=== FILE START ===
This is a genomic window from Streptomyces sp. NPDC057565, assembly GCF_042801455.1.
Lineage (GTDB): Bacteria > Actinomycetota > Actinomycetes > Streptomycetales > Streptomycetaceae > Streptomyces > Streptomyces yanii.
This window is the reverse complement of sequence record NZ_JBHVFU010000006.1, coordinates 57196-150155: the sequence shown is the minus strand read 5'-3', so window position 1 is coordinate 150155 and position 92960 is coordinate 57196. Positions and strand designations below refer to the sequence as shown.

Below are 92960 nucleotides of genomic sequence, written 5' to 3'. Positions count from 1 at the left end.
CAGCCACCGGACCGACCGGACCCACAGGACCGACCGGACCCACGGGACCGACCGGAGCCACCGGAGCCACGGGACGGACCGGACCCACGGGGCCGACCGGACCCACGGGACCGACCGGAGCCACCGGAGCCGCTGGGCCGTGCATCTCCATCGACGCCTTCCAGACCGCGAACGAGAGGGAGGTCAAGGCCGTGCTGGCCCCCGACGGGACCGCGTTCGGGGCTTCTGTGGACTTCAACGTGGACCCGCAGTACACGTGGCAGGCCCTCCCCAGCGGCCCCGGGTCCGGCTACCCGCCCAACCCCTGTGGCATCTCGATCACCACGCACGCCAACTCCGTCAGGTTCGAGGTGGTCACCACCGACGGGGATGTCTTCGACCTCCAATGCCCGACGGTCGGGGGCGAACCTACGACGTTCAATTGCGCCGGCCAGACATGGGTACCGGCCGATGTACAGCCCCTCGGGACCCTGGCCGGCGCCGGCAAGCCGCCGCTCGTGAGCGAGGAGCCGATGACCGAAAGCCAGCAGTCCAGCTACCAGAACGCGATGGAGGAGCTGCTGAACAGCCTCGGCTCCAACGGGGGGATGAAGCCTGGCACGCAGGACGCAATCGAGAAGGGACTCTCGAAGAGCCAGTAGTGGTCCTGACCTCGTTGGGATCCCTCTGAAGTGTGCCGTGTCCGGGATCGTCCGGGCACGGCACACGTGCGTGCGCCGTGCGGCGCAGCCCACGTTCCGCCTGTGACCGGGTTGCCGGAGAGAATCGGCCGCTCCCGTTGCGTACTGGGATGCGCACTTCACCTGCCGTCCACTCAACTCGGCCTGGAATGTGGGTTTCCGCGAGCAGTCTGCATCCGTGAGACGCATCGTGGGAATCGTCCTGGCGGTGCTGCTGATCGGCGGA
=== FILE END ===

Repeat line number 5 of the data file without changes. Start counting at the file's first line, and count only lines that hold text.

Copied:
CAGCCACCGGACCGACCGGACCCACAGGACCGACCGGACCCACGGGACCGACCGGAGCCACCGGAGCCACGGGACGGACCGGACCCACGGGGCCGACCGGACCCACGGGACCGACCGGAGCCACCGGAGCCGCTGGGCCGTGCATCTCCATCGACGCCTTCCAGACCGCGAACGAGAGGGAGGTCAAGGCCGTGCTGGCCCCCGACGGGACCGCGTTCGGGGCTTCTGTGGACTTCAACGTGGACCCGCAGTACACGTGGCAGGCCCTCCCCAGCGGCCCCGGGTCCGGCTACCCGCCCAACCCCTGTGGCATCTCGATCACCACGCACGCCAACTCCGTCAGGTTCGAGGTGGTCACCACCGACGGGGATGTCTTCGACCTCCAATGCCCGACGGTCGGGGGCGAACCTACGACGTTCAATTGCGCCGGCCAGACATGGGTACCGGCCGATGTACAGCCCCTCGGGACCCTGGCCGGCGCCGGCAAGCCGCCGCTCGTGAGCGAGGAGCCGATGACCGAAAGCCAGCAGTCCAGCTACCAGAACGCGATGGAGGAGCTGCTGAACAGCCTCGGCTCCAACGGGGGGATGAAGCCTGGCACGCAGGACGCAATCGAGAAGGGACTCTCGAAGAGCCAGTAGTGGTCCTGACCTCGTTGGGATCCCTCTGAAGTGTGCCGTGTCCGGGATCGTCCGGGCACGGCACACGTGCGTGCGCCGTGCGGCGCAGCCCACGTTCCGCCTGTGACCGGGTTGCCGGAGAGAATCGGCCGCTCCCGTTGCGTACTGGGATGCGCACTTCACCTGCCGTCCACTCAACTCGGCCTGGAATGTGGGTTTCCGCGAGCAGTCTGCATCCGTGAGACGCATCGTGGGAATCGTCCTGGCGGTGCTGCTGATCGGCGGA